Economic Development Manager, City of San Mateo
Chair, Silicon Valley Economic Development Alliance (SVEDA)
By Robin Doran | Published: November 2021
Jennifer Chen arrived in New York from Taiwan at the tender age of seven, plopped into an entirely new world. Her parents, evacuees from a remote island off the coast of China, owned Chinese restaurants and didn’t need to learn English. Chen became their de-facto interpreter and what she calls an “interloper” between cultures. Her origin story is a powerful influence for her, even today.
Chen learned to navigate her multi-cultural world with agility. She also developed a finely-tuned sense of empathy – a skill that she relies upon as the economic development manager for the City of San Mateo and as the chair of Joint Venture’s Silicon Valley Economic Development Alliance (SVEDA).
“I try to find a win-win for everybody,” she says.
As economic development manager, Chen’s mission is to cultivate sustainable, equitable, and long-term economic growth for the City of San Mateo, the most populous city in San Mateo County but one that retains some small-town characteristics.
San Mateo enjoys “…an everybody-knows-everybody feel,” according to Chen, who works with the downtown business association, retailers, developers, and the general public. She advises city council members on the business climate, acts as a liaison to the chamber of commerce and downtown business association, and initiated an annual State of the City event, hosted by the mayor.
Chen’s professional path started at Barnard College where she earned a BA in economics. She continued her education in urban planning from the Columbia University Graduate School of Architecture, Planning & Preservation and a certificate in leadership decision making from the Harvard Kennedy School.
Her career took her from New York to an internship with the City of San José’s Redevelopment Agency. She spent 10 years at San José before joining the City of Fremont as economic development coordinator for five years. Chen became the economic development manager for San Mateo in 2017.
One of Chen’s most ardent supporters and mentors at the City of San José, was Ru Weerakoon, former senior advisor to Mayors Chuck Reed and Sam Liccardo. Weerakoon saw the promise in Chen and urged her to set high goals. “It was Ru who believed in me enough to help me see the possibilities for advancement; she showed me that window of opportunity,” says Chen.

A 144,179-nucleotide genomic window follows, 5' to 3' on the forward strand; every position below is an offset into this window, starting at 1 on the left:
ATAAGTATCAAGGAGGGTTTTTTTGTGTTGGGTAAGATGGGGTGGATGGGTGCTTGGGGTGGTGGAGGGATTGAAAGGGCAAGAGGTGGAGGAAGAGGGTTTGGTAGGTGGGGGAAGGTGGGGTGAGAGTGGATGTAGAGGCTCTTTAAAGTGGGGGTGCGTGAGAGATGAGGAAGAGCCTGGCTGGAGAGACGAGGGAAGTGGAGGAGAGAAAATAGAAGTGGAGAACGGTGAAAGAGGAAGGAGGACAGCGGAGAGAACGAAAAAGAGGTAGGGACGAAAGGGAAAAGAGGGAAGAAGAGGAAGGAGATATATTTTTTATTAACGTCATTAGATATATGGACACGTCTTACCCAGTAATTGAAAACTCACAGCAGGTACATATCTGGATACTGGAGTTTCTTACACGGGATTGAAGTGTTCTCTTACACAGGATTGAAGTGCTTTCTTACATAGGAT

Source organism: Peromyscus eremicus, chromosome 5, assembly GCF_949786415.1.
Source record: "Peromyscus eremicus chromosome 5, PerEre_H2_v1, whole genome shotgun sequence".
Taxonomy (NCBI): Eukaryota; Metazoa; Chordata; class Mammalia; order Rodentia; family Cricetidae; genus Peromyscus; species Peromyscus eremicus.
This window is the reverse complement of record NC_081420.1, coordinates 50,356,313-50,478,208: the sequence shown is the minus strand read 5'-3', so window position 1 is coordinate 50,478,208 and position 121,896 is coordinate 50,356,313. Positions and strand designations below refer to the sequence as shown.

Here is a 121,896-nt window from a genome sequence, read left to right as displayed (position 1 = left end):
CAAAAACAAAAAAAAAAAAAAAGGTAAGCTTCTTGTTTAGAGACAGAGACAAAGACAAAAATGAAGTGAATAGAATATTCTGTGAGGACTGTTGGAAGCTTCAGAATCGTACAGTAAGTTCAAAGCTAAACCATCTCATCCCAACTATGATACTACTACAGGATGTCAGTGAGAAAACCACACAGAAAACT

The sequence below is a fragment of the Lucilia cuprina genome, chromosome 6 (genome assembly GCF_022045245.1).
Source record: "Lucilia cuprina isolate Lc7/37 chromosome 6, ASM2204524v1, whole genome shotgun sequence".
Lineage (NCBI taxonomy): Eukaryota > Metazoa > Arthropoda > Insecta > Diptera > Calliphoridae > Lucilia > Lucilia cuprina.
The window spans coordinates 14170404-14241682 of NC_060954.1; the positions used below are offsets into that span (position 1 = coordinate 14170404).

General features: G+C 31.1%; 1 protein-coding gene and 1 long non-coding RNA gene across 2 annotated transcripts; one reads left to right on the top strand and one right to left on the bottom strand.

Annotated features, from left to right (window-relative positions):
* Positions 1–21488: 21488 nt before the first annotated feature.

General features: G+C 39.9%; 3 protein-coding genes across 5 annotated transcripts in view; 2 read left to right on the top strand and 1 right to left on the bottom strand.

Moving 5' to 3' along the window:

“Her dedication to San Mateo’s post pandemic success and her loyalty to the City Council, her colleagues and the Main Street businesses she serves are admirable! The best is yet to come for her. As duty calls, she will rise to the occasion again and again, with honor and in gratitude,” says Weerakoon. “I am not surprised that she has grown to be wildly successful in Silicon Valley economic development circles.
Chen’s own life is deeply rooted in her family’s story. Until 1955, her parents lived in a fishing village on the Dachen Islands, off the coast of Taizhou, Zhejiang, China. But they were forced to evacuate and were assisted by the US Navy when the islands fell to the Chinese Communists. They headed to Taiwan where they were considered a minority group and where Jennifer was born. They had their own separate language that differed from the mainland China dialect. In the early 80s the family uprooted their lives again and moved to the US where they supported themselves by running a small family restaurant.
“My family gave up a lot to resettle here. And there's always a tension between keeping your past and paving a way for the future. I think all first-generation immigrants have that feeling, no matter how old you were when you came here,” says Chen, who refers to herself as generation 1.5 – a first-generation immigrant who arrived in the US at a young age and spent her formative years learning a new culture.